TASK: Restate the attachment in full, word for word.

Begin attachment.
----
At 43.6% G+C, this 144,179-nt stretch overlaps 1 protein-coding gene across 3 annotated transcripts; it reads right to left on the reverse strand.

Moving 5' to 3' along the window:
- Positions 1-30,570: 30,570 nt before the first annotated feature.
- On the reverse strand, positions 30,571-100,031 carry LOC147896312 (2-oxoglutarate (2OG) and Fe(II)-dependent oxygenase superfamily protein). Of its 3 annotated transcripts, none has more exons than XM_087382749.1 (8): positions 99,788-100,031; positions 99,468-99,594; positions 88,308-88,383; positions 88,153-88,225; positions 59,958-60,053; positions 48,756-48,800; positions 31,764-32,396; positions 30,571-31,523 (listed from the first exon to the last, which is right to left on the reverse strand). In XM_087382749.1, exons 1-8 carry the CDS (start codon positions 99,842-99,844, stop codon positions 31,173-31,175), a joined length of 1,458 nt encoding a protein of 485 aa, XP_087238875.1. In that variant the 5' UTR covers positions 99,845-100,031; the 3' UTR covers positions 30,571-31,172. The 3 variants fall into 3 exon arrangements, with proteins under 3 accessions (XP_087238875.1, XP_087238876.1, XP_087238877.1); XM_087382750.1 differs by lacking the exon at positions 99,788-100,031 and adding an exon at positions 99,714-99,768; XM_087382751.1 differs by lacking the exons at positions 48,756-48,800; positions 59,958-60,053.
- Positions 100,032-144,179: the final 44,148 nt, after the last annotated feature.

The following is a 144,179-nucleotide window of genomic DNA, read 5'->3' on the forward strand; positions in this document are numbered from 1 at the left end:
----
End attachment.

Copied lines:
At 43.6% G+C, this 144,179-nt stretch overlaps 1 protein-coding gene across 3 annotated transcripts; it reads right to left on the reverse strand.

Moving 5' to 3' along the window:
- Positions 1-30,570: 30,570 nt before the first annotated feature.
- On the reverse strand, positions 30,571-100,031 carry LOC147896312 (2-oxoglutarate (2OG) and Fe(II)-dependent oxygenase superfamily protein). Of its 3 annotated transcripts, none has more exons than XM_087382749.1 (8): positions 99,788-100,031; positions 99,468-99,594; positions 88,308-88,383; positions 88,153-88,225; positions 59,958-60,053; positions 48,756-48,800; positions 31,764-32,396; positions 30,571-31,523 (listed from the first exon to the last, which is right to left on the reverse strand). In XM_087382749.1, exons 1-8 carry the CDS (start codon positions 99,842-99,844, stop codon positions 31,173-31,175), a joined length of 1,458 nt encoding a protein of 485 aa, XP_087238875.1. In that variant the 5' UTR covers positions 99,845-100,031; the 3' UTR covers positions 30,571-31,172. The 3 variants fall into 3 exon arrangements, with proteins under 3 accessions (XP_087238875.1, XP_087238876.1, XP_087238877.1); XM_087382750.1 differs by lacking the exon at positions 99,788-100,031 and adding an exon at positions 99,714-99,768; XM_087382751.1 differs by lacking the exons at positions 48,756-48,800; positions 59,958-60,053.
- Positions 100,032-144,179: the final 44,148 nt, after the last annotated feature.

The following is a 144,179-nucleotide window of genomic DNA, read 5'->3' on the forward strand; positions in this document are numbered from 1 at the left end: